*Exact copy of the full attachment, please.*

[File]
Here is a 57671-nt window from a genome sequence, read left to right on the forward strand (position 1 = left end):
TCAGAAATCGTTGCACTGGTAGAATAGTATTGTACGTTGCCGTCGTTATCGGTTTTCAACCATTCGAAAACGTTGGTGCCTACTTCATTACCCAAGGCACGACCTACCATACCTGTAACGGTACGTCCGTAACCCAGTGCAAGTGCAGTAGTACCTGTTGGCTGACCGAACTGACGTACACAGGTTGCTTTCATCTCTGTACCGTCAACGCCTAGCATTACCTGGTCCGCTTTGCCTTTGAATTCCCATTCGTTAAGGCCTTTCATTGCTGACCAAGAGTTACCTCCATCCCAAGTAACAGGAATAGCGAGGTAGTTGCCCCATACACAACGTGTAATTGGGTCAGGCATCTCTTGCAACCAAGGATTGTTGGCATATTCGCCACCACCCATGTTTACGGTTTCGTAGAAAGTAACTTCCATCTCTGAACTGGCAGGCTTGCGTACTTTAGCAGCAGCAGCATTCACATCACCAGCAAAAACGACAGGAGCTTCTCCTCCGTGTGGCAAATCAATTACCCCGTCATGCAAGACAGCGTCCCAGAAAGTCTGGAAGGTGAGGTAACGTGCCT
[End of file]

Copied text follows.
Here is a 57671-nt window from a genome sequence, read left to right on the forward strand (position 1 = left end):
TCAGAAATCGTTGCACTGGTAGAATAGTATTGTACGTTGCCGTCGTTATCGGTTTTCAACCATTCGAAAACGTTGGTGCCTACTTCATTACCCAAGGCACGACCTACCATACCTGTAACGGTACGTCCGTAACCCAGTGCAAGTGCAGTAGTACCTGTTGGCTGACCGAACTGACGTACACAGGTTGCTTTCATCTCTGTACCGTCAACGCCTAGCATTACCTGGTCCGCTTTGCCTTTGAATTCCCATTCGTTAAGGCCTTTCATTGCTGACCAAGAGTTACCTCCATCCCAAGTAACAGGAATAGCGAGGTAGTTGCCCCATACACAACGTGTAATTGGGTCAGGCATCTCTTGCAACCAAGGATTGTTGGCATATTCGCCACCACCCATGTTTACGGTTTCGTAGAAAGTAACTTCCATCTCTGAACTGGCAGGCTTGCGTACTTTAGCAGCAGCAGCATTCACATCACCAGCAAAAACGACAGGAGCTTCTCCTCCGTGTGGCAAATCAATTACCCCGTCATGCAAGACAGCGTCCCAGAAAGTCTGGAAGGTGAGGTAACGTGCCT